|Died||December 7, 1835 (aged 47)|
|Known for||Leading the final attack to capture San Antonio during the Siege of Béxar|
Benjamin Rush "Ben" Milam (October 20, 1788 – December 7, 1835) was an American colonist of Mexican Texas and a military leader and hero of the Texas Revolution. A native of what is now Kentucky, Milam fought beside American interests during the Mexican War of Independence and later joined the Texians in their own fight for independence, for which he assumed a leadership role. Persuading the weary Texians not to back down during the Siege of Béxar, Milam was killed in action while leading an assault into the city that eventually resulted in the Mexican Army's surrender. Milam County, Texas and the town of Milam are named in his honor, as are many other placenames and civic works throughout Texas.
Ben Milam was born in Frankfort, Kentucky on October 20, 1788, when Kentucky was still considered part of Virginia. He was the fifth of six children born to Moses Milam and his wife, Elizabeth Pattie Boyd. Raised in the remote western frontier of the early United States, Milam had little formal schooling. As a young man, he enlisted as a private in the 8th Regiment of the Kentucky Militia and eventually was commissioned a lieutenant. He served in the War of 1812.
Early years in Texas
In 1818, after learning of the trading opportunities with the Native Americans living along the upper Red River, Milam traveled from Kentucky to Spanish Texas to trade with the Comanche. While there, he met David G. Burnet, who at the time was living with the Indians in an attempt to recover from a case of tuberculosis. In New Orleans in 1819, Milam met José Félix Trespalacios and James Long, who intended to lead a filibustering expedition to Texas to help Mexican revolutionaries in their ongoing fight for independence from Spain. Milam decided to join the pair on what became known as the Long Expedition.
The expedition captured Nacogdoches in the summer of 1819 but fell apart when confronted by a Spanish army. With help from Milam, Long regrouped his forces near Galveston the following year. By 1821, Milam had broke with Long's new expedition. While Long marched to Presidio La Bahía, Milam and Trespalacios traveled to Veracruz and Mexico City; both parties met a hostile reception and were quickly imprisoned. While in prison, Long was mysteriously shot and killed by a guard, and Milam came to believe that the murder had been arranged by Trespalacios. This incident drove Milam and some of his friends to plot to kill Trespalacios, and when that plot was discovered, Milam was again imprisoned. Milam and his friends were sent to Mexico City, where they were held until the fall of 1822, when Joel R. Poinsett, U.S. Commissioner of Observation to Mexico, secured their freedom. With the exception of Milam, all were returned to the United States on the sloop-of-war USS John Adams.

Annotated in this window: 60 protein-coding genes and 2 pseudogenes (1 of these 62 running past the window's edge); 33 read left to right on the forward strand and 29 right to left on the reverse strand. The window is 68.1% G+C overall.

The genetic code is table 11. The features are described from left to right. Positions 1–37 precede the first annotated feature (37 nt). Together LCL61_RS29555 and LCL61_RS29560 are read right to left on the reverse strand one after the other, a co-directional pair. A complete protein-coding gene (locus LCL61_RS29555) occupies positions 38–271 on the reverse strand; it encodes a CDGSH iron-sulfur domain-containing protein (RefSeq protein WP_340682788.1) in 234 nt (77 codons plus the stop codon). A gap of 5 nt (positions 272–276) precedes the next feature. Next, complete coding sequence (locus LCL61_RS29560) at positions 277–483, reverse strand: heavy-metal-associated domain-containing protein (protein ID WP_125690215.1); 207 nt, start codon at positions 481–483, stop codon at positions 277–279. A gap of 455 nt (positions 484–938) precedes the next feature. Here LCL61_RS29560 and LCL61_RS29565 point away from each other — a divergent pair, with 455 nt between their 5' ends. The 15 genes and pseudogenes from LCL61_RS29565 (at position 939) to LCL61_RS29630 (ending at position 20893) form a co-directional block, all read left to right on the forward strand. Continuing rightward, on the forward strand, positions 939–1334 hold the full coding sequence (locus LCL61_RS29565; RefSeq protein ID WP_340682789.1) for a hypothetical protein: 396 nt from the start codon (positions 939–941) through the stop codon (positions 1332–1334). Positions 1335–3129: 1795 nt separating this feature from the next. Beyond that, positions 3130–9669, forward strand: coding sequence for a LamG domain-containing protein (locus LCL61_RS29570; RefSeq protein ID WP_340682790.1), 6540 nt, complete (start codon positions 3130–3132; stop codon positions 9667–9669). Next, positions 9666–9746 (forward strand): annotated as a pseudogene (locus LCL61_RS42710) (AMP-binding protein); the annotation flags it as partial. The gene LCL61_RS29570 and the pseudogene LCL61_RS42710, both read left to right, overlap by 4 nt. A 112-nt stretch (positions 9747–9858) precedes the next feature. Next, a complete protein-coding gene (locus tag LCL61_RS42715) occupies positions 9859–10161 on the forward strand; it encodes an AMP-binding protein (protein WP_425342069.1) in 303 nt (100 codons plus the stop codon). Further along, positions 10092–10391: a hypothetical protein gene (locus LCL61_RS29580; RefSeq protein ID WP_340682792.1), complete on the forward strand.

By the spring of 1824, Milam had returned to Mexico, which was adopting the new republican form of government established by the 1824 Constitution of Mexico. Trespalacios and Milam reconciled, and Milam was granted Mexican citizenship and commissioned as a colonel in the Mexican Army.
In 1825, Milam and Arthur G. Wavell, an English general in the Mexican Army, became partners in a silver mine operation in Nuevo León. The two also obtained empresario grants in Texas. In 1829, Milam sought to organize a new mining company in partnership with David G. Burnet, but their efforts failed due to a lack of funds. Milam and Wavell's empresarial efforts also failed when their contract was canceled by the Mexican government for an insufficient supply of new citizens for their colony in Texas, following a new law passed in 1830. In 1835, Milam went to Monclova, the capital of Coahuila y Texas, to urge the new governor, Agustín Viesca, to send a land commissioner to Texas to provide settlers there with land titles. However, before Milam could leave the city, word arrived that Mexican President Antonio López de Santa Anna had overthrown the representative federal government and established a dictatorship. Governor Viesca fled with Milam, but both were captured and imprisoned at Monterrey. Milam eventually escaped thanks to sympathetic jailers, who also supplied him with a horse.